Author Name: AnnMarie Creedon
Contribution to Image and Likeness: “This Is My Body”
Bio: AnnMarie Creedon has been married to her husband for almost 30 years and has five children. She is the author of Angela’s Song, a Catholic romance novel, and is currently working on her second book. AnnMarie homeschools the three youngest of her children, sings on a praise and worship team and also in her parish choir. A native New Yorker, AnnMarie has been transplanted to the Midwest, and has fallen in love with this region of the U.S. She and her family enjoy cooking together, watching superhero movies, and chatting about fandoms. Find AnnMarie on Facebook, Twitter, Pinterest and Amazon.
About “This Is My Body”
How did you find yourself inspired to write this/these piece(s)?
It concerns me, especially being the mother of girls, that society pushes the notion that women can and should “have it all.” Not only that, but if we don’t want it all, then we are deficient or backward in some way. Now, I believe that women can raise children, marry, and have careers, but in the pursuit of worldly success, we sometimes lose ourselves, our identities, as feminine creations made for so much more than competing with other women, or even with men. I wanted to illustrate that the notion of sacrifice is not repugnant, that it can shape and form us into generous human beings; and in that generosity, we glorify and serve the Lord.
What drew you to writing about Theology of the Body in this way? There is a lot of nonfiction out there on TOB, but the amount of fiction and poetry on the subject is certainly on the rise. What is it, do you think, about fiction and poetry that lend themselves to illustrating the tenets of the Theology of the Body?
To see this theology poured out onto a page, to immerse oneself in the fictional lives of those living it (or not living it, and suffering the consequences), speaks to the heart more profoundly than any treatise or essay ever could. So then our understanding of Theology of the Body transcends an intellectual knowledge of the subject, and speaks to us on an emotional and practical level.
Some TOB stories and poems can be evangelization tools, and some can be messages of encouragement to those of us doing the evangelizing. Which do you think yours is, and why do you think that’s valuable to its audience?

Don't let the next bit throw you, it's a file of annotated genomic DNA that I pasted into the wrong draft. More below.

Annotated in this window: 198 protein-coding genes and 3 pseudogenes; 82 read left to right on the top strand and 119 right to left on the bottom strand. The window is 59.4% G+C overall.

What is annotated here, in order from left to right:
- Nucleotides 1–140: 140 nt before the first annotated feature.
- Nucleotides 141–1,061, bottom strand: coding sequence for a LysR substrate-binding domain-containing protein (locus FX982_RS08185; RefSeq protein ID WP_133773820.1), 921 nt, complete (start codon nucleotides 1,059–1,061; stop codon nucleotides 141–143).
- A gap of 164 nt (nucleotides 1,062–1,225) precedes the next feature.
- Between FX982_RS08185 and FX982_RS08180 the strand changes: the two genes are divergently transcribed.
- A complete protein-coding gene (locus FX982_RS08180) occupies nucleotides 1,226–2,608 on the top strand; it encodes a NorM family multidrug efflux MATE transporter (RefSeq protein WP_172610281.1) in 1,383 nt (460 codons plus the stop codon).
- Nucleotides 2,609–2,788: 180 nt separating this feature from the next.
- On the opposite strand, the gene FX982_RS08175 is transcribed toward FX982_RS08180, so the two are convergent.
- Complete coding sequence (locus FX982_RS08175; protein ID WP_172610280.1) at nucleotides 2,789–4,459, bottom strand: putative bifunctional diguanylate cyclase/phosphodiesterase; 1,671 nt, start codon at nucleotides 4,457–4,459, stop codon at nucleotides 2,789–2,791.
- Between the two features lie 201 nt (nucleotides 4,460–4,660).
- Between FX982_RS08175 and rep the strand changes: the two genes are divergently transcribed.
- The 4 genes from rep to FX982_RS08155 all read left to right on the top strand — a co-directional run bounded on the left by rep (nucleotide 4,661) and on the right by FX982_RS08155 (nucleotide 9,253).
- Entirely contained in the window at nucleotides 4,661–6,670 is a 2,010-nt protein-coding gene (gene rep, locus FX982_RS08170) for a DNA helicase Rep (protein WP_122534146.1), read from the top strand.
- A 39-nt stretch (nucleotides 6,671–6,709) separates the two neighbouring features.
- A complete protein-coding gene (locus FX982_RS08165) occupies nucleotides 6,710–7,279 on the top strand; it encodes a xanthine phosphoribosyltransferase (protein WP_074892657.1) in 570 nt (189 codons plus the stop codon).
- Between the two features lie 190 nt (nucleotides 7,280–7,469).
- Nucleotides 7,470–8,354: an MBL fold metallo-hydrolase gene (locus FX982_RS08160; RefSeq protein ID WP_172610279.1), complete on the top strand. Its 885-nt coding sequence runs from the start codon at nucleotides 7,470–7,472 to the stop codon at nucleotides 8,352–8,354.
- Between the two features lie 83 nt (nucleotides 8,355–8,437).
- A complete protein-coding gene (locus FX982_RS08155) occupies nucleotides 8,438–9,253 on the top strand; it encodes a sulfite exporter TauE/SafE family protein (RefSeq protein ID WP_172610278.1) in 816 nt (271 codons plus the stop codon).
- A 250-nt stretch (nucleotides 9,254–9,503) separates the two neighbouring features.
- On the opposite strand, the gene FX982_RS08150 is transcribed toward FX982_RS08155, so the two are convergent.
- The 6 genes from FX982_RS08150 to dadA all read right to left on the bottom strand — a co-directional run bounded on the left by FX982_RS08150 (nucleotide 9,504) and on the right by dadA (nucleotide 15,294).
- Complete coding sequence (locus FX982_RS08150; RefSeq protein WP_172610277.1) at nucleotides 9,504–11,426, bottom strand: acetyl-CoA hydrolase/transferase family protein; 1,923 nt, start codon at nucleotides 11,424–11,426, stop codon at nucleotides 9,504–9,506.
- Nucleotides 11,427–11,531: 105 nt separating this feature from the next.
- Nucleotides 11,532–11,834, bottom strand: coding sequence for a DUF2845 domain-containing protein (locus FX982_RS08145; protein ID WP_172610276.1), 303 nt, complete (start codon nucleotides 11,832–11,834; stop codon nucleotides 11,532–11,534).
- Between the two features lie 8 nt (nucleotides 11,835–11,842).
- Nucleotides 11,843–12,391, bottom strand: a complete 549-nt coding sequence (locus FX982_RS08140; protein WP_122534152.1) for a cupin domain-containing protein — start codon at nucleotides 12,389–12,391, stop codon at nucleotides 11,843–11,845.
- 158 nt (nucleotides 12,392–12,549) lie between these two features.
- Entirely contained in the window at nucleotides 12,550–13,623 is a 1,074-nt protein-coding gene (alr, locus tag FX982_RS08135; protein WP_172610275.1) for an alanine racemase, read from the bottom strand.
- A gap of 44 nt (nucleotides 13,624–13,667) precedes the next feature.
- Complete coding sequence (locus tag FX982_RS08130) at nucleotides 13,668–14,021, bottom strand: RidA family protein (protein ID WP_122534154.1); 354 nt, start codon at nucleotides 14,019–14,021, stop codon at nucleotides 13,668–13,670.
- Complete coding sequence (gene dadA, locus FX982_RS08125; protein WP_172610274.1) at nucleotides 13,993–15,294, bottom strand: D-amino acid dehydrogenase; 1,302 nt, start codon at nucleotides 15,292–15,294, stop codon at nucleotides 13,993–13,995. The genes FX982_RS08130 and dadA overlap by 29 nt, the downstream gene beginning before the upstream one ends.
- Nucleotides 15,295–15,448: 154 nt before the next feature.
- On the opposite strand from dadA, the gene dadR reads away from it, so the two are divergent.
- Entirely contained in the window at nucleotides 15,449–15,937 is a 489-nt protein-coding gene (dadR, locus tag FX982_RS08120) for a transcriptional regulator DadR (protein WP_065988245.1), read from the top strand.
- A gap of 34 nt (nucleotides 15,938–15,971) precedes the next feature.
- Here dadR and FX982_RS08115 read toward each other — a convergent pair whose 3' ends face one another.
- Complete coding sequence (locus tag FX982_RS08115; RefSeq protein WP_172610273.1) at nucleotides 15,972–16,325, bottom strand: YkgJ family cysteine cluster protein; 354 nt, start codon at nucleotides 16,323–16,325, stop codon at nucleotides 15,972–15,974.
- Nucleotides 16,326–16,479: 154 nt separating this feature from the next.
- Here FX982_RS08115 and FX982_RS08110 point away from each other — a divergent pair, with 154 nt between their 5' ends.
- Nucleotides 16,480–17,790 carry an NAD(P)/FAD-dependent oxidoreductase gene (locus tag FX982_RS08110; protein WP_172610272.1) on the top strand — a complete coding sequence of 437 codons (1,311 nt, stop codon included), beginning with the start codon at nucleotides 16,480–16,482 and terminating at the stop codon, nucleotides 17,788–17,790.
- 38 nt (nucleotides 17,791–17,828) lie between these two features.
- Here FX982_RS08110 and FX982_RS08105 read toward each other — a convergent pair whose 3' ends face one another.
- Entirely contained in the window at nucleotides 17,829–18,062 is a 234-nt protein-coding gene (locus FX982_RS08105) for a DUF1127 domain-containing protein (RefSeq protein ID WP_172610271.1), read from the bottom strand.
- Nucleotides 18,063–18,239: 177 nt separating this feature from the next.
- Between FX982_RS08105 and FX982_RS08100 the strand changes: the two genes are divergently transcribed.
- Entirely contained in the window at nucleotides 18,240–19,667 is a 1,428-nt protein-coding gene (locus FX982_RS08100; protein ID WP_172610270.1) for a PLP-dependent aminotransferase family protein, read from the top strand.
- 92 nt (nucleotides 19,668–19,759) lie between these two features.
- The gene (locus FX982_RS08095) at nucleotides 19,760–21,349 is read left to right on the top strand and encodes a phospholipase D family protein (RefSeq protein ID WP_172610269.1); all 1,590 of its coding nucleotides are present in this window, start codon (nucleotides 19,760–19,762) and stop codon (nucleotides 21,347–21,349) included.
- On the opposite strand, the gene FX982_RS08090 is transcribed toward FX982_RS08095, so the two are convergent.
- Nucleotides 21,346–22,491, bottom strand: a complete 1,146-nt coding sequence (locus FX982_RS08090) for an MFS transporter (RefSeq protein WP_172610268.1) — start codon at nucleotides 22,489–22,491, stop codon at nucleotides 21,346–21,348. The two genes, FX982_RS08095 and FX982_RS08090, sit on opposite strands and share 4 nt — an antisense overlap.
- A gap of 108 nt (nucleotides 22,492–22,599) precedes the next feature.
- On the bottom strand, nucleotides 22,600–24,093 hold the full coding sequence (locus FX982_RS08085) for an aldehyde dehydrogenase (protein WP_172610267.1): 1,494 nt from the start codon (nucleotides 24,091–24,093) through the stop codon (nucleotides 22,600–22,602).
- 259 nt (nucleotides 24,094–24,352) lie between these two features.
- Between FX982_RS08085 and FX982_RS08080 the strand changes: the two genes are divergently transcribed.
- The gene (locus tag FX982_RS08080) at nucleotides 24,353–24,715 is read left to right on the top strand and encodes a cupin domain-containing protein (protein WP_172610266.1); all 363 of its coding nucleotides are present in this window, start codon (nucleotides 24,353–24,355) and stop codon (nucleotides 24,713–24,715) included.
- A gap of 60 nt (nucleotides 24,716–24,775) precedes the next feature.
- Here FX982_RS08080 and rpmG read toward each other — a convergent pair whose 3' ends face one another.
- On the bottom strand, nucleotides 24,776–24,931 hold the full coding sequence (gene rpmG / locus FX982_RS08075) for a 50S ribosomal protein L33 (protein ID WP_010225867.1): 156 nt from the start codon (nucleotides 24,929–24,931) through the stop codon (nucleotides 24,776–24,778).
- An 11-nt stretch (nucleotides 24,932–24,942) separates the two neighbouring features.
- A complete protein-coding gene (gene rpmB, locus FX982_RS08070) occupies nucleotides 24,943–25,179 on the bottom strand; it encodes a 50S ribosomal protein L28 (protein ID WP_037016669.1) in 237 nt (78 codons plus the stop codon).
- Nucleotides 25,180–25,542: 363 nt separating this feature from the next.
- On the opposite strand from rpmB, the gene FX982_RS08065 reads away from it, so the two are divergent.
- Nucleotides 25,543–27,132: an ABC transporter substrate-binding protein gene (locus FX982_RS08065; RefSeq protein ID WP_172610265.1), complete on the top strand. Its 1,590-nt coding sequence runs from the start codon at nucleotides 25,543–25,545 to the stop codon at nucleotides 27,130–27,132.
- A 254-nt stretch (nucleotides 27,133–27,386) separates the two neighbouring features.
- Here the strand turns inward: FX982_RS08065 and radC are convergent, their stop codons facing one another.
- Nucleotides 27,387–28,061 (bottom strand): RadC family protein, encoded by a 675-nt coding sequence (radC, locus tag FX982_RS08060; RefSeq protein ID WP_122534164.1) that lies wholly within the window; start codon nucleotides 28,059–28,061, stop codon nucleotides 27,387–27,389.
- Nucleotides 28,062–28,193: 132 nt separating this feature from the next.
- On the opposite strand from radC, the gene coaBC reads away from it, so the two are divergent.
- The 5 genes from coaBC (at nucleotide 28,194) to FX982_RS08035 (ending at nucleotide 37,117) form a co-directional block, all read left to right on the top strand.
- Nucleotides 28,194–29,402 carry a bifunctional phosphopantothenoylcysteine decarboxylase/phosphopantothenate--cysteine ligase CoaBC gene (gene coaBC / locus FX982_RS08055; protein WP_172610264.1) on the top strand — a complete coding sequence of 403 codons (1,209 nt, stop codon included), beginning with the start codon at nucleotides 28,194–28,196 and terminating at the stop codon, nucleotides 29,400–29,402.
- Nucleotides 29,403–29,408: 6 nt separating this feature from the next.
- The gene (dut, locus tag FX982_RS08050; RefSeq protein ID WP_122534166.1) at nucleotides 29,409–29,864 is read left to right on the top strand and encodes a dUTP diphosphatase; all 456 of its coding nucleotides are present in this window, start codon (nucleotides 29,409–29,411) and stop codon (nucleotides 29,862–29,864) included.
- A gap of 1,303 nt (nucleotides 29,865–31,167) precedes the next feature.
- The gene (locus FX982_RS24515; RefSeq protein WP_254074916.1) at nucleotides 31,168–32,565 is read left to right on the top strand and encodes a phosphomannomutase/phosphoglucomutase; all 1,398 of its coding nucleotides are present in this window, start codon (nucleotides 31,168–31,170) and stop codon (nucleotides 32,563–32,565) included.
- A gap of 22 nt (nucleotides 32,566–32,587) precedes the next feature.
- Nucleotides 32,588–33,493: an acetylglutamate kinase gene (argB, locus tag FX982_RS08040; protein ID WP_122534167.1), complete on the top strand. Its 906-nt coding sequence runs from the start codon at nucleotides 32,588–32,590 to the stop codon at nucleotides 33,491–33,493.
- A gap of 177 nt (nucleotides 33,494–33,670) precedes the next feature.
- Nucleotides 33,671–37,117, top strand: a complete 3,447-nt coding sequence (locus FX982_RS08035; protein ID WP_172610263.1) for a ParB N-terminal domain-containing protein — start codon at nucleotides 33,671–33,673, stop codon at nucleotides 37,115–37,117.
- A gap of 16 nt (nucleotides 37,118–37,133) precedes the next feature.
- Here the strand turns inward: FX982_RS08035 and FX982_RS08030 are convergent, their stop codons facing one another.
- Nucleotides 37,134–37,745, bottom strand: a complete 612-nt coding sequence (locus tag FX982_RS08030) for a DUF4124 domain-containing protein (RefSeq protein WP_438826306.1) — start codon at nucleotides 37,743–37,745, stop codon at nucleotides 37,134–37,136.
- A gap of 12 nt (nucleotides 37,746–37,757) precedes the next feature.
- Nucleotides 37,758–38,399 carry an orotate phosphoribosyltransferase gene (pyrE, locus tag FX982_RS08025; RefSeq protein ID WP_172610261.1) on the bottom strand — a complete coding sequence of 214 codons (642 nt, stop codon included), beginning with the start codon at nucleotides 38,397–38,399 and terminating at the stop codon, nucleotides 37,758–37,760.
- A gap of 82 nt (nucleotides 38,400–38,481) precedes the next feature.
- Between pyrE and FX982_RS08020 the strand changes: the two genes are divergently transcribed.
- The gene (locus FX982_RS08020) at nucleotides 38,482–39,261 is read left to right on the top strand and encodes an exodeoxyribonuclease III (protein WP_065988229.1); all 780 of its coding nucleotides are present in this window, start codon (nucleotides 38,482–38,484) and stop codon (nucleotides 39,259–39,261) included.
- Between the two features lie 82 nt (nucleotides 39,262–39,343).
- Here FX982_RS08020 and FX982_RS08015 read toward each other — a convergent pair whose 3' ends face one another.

Definitely the former. During the writing of “This is My Body,” I was thinking about young women, and the tremendous pressure society puts upon them to achieve. I’m hoping this story will encourage readers to examine their lives and appreciate the small sufferings. We are told so often to run away from pain or discomfort. I think it is valuable for people to be told that it’s okay to let go of the past, to forgive ourselves, to love ourselves, to make sacrifices. It’s in doing these things that we imitate and embrace God.
Your story “This is My Body” has a powerful title that works on many levels. Can you talk to us about all the levels that the title comes into play in this story?
It has always stood out to me that the very words used by our Lord to heal us, to save us, to impart a life of grace upon us, are the same words used by those who defend abortion. We can make idols of our bodies, and forget about the soul. But is it the merging of the two that make us the image and likeness of our Lord. In this story, the protagonist, Sylvie, has an unhealthy love for her body, while harboring feelings of self hatred. She loves her body, but hates her soul.
What’s another story or poem in this anthology that spoke to you? What in particular in that piece reached out to you?
Two pieces really stood out to me; Erin McCole Cupp’s “Guess Who’s Coming to Sunday Brunch,” and Dena Hunt’s “Pear Trees.” Both illustrate the potential horrors that can occur when we do not recognize the sanctity of sex. Sex is so life giving and life affirming, and these two stories, both extremely well written, have an undercurrent of desolation that touched me emotionally. They stayed with me long after I finished them.